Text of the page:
Dozens of protesters were taken into custody in Ermelo after they burned tyres and threw stones at vehicles.
» » » » [Business Day]
Moeletsi Mbeki dismisses taunt from Zuma
Feb 20, 2011 10:35 PM
Sapa / TimesLive
Economic analyst Moeletsi Mbeki has dismissed President Jacob Zuma's portrayal of him as an armchair critic, saying he presented the president with proposals on changing ANC policy to stimulate growth.
Mbeki said he presented Zuma in 2008 with a 10-point plan to boost commercial and agricultural output, bring the poor into the economy and create youth employment.
His document stated: "The economic policies that the ANC government has been pursuing during the 14 years, and especially since the adoption of Gear in 1996, have caused significant damage".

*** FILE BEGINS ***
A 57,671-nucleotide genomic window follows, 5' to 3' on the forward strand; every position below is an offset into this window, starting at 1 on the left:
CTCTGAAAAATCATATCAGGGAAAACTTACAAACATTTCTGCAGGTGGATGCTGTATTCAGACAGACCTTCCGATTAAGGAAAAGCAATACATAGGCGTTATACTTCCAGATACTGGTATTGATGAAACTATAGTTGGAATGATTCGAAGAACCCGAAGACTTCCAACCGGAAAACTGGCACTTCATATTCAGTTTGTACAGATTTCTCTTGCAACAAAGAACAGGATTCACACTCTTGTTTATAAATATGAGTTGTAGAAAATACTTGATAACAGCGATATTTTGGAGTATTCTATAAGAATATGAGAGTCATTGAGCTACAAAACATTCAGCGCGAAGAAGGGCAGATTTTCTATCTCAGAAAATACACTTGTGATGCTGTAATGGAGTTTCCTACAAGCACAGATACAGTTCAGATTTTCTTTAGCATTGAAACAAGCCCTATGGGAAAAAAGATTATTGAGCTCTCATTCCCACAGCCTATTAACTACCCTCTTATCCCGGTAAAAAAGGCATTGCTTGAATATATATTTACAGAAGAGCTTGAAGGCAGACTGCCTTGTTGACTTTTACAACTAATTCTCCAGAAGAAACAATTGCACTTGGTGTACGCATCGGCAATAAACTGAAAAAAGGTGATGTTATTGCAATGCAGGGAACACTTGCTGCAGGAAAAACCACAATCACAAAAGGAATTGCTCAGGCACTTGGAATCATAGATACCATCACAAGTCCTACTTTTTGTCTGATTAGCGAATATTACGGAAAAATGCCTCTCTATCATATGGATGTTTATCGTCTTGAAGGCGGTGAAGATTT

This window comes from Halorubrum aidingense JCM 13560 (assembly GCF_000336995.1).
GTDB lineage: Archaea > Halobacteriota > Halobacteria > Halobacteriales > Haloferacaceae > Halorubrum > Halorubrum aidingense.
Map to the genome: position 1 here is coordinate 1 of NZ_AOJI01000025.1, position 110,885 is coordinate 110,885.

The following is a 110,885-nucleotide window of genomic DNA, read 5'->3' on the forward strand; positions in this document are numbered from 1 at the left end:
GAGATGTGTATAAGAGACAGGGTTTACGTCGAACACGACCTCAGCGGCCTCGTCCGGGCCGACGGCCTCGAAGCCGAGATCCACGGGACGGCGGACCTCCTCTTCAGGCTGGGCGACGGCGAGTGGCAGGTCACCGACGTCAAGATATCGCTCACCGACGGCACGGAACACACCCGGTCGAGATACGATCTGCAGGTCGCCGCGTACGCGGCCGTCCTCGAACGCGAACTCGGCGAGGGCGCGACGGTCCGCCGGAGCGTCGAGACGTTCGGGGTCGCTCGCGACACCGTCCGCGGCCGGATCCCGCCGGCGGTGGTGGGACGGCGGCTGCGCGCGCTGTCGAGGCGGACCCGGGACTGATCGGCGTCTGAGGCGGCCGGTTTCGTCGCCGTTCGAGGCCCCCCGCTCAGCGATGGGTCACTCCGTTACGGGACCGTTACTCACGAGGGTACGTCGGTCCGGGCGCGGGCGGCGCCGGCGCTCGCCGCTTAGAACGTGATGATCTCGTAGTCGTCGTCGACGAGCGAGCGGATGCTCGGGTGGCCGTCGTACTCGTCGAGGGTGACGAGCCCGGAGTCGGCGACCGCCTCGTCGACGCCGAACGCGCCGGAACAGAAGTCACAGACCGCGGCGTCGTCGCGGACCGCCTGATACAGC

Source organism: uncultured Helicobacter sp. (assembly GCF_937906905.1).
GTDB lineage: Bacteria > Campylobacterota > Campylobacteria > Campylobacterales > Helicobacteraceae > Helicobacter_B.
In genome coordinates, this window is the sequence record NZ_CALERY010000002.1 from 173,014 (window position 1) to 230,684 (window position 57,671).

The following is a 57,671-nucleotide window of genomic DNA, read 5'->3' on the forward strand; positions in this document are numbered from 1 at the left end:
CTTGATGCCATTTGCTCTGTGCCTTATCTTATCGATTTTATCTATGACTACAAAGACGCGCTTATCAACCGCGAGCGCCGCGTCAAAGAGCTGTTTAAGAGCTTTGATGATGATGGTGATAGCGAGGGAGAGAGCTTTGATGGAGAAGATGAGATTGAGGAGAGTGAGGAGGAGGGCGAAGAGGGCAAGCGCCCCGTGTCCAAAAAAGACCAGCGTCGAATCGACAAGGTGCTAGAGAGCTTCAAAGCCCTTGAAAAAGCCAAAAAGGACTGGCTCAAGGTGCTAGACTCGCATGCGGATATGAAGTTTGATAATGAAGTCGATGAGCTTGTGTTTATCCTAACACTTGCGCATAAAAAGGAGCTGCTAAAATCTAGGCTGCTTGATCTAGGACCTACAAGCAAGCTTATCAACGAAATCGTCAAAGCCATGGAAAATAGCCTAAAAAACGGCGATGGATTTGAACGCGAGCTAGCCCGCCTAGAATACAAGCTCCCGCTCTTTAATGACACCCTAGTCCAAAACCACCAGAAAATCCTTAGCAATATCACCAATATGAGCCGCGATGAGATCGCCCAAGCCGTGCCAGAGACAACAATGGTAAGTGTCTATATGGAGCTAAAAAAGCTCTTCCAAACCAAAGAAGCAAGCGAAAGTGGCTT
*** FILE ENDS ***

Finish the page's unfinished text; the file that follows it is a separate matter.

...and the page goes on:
Mbeki said he was well received by Zuma, but there was no follow-up. He thought Zuma was not giving serious consideration to suggestions of intellectuals because the ANC's alliance with Cosatu and the SA Communist Party gave him little room to manoeuvre. "The nature of the alliance means that ideologically, the party is stuck."
Mbeki thought the slight was related to bad blood between Zuma and his predecessor, Thabo Mbeki.
"I think he's trying to fight his battle with my brother through me," he said.
» » » » [Times Live]